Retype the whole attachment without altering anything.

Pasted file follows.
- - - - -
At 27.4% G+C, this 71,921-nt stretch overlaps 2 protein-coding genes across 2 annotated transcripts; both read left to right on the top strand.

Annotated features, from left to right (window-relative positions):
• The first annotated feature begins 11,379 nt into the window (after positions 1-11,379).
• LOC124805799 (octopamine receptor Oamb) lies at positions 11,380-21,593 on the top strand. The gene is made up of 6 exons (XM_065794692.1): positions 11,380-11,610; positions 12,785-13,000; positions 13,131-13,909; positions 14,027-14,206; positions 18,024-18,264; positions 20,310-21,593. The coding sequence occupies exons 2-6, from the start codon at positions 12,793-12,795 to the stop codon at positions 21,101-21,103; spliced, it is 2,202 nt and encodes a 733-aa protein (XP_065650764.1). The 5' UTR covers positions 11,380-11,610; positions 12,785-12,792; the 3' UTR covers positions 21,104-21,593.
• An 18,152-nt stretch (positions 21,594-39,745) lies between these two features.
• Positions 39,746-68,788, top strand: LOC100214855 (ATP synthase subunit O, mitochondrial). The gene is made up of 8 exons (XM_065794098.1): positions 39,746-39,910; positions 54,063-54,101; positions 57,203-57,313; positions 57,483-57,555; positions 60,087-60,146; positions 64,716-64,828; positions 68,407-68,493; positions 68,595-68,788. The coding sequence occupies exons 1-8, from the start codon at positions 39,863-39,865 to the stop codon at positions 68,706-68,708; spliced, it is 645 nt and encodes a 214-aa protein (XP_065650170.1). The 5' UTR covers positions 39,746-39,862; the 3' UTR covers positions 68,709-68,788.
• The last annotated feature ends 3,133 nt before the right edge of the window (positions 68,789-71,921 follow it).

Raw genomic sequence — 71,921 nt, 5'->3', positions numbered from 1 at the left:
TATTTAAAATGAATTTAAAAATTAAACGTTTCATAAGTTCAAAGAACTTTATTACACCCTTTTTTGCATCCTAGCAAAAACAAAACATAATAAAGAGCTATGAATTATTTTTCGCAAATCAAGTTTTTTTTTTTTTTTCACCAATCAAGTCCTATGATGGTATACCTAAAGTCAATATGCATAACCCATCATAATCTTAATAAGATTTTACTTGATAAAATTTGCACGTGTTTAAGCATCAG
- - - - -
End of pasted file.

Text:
At 27.4% G+C, this 71,921-nt stretch overlaps 2 protein-coding genes across 2 annotated transcripts; both read left to right on the top strand.

Annotated features, from left to right (window-relative positions):
• The first annotated feature begins 11,379 nt into the window (after positions 1-11,379).
• LOC124805799 (octopamine receptor Oamb) lies at positions 11,380-21,593 on the top strand. The gene is made up of 6 exons (XM_065794692.1): positions 11,380-11,610; positions 12,785-13,000; positions 13,131-13,909; positions 14,027-14,206; positions 18,024-18,264; positions 20,310-21,593. The coding sequence occupies exons 2-6, from the start codon at positions 12,793-12,795 to the stop codon at positions 21,101-21,103; spliced, it is 2,202 nt and encodes a 733-aa protein (XP_065650764.1). The 5' UTR covers positions 11,380-11,610; positions 12,785-12,792; the 3' UTR covers positions 21,104-21,593.
• An 18,152-nt stretch (positions 21,594-39,745) lies between these two features.
• Positions 39,746-68,788, top strand: LOC100214855 (ATP synthase subunit O, mitochondrial). The gene is made up of 8 exons (XM_065794098.1): positions 39,746-39,910; positions 54,063-54,101; positions 57,203-57,313; positions 57,483-57,555; positions 60,087-60,146; positions 64,716-64,828; positions 68,407-68,493; positions 68,595-68,788. The coding sequence occupies exons 1-8, from the start codon at positions 39,863-39,865 to the stop codon at positions 68,706-68,708; spliced, it is 645 nt and encodes a 214-aa protein (XP_065650170.1). The 5' UTR covers positions 39,746-39,862; the 3' UTR covers positions 68,709-68,788.
• The last annotated feature ends 3,133 nt before the right edge of the window (positions 68,789-71,921 follow it).

Raw genomic sequence — 71,921 nt, 5'->3', positions numbered from 1 at the left:
TATTTAAAATGAATTTAAAAATTAAACGTTTCATAAGTTCAAAGAACTTTATTACACCCTTTTTTGCATCCTAGCAAAAACAAAACATAATAAAGAGCTATGAATTATTTTTCGCAAATCAAGTTTTTTTTTTTTTTTCACCAATCAAGTCCTATGATGGTATACCTAAAGTCAATATGCATAACCCATCATAATCTTAATAAGATTTTACTTGATAAAATTTGCACGTGTTTAAGCATCAG